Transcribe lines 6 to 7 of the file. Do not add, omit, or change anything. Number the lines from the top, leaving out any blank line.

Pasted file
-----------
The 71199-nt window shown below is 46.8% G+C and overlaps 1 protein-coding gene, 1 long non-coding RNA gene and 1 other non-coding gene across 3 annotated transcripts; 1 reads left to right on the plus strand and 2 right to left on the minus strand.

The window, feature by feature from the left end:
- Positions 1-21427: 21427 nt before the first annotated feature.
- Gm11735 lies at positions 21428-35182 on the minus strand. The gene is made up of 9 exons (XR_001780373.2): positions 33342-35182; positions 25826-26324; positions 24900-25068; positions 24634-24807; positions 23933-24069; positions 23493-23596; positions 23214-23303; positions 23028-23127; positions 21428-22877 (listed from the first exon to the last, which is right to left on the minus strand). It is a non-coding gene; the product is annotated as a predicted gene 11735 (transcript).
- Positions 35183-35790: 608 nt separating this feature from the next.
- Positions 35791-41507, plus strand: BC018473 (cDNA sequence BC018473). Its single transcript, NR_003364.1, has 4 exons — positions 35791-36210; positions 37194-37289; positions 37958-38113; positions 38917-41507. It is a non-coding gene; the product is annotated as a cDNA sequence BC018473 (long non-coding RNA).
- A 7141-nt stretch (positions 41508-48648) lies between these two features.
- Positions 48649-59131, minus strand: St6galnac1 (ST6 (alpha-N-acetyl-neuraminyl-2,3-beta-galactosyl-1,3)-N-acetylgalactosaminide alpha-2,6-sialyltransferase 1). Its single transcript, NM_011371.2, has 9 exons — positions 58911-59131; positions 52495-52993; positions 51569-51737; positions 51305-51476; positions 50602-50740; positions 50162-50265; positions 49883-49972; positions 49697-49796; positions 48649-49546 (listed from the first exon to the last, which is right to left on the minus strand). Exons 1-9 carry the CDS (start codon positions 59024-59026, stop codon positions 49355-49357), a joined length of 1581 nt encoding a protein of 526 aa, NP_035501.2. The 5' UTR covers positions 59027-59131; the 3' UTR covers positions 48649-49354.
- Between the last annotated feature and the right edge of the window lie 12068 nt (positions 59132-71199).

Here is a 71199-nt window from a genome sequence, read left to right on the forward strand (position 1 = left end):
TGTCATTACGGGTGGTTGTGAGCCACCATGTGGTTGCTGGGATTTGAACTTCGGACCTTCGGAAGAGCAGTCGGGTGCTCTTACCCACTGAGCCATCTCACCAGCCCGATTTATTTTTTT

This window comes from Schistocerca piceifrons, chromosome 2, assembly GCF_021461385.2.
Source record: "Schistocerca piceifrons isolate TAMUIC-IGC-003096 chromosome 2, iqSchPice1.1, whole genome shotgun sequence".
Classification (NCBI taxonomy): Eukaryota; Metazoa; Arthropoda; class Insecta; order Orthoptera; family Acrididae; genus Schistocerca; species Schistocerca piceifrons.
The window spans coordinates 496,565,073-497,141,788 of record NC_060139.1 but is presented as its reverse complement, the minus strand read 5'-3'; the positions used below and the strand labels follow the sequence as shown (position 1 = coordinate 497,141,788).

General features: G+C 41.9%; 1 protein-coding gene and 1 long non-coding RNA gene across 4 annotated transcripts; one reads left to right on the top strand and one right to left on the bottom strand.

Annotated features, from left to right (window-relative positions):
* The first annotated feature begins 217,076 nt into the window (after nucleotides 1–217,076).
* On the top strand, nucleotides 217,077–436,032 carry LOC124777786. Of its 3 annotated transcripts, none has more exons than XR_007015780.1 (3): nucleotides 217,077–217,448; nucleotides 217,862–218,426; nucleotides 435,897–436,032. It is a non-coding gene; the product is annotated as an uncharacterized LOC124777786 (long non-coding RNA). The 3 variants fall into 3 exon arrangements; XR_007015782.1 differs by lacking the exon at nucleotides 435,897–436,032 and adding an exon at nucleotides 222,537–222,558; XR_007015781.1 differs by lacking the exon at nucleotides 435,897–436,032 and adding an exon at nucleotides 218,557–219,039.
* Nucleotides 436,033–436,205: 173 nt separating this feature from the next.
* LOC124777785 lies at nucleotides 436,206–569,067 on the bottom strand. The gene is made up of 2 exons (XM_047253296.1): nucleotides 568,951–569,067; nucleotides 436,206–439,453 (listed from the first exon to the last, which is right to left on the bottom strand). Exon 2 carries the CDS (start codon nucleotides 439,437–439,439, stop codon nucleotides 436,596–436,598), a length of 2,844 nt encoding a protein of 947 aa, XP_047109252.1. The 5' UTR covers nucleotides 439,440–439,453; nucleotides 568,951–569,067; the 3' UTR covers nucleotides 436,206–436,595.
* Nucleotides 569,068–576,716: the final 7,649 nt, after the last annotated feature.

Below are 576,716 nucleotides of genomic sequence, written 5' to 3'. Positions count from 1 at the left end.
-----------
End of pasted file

- Positions 35791-41507, plus strand: BC018473 (cDNA sequence BC018473). Its single transcript, NR_003364.1, has 4 exons — positions 35791-36210; positions 37194-37289; positions 37958-38113; positions 38917-41507. It is a non-coding gene; the product is annotated as a cDNA sequence BC018473 (long non-coding RNA).
- A 7141-nt stretch (positions 41508-48648) lies between these two features.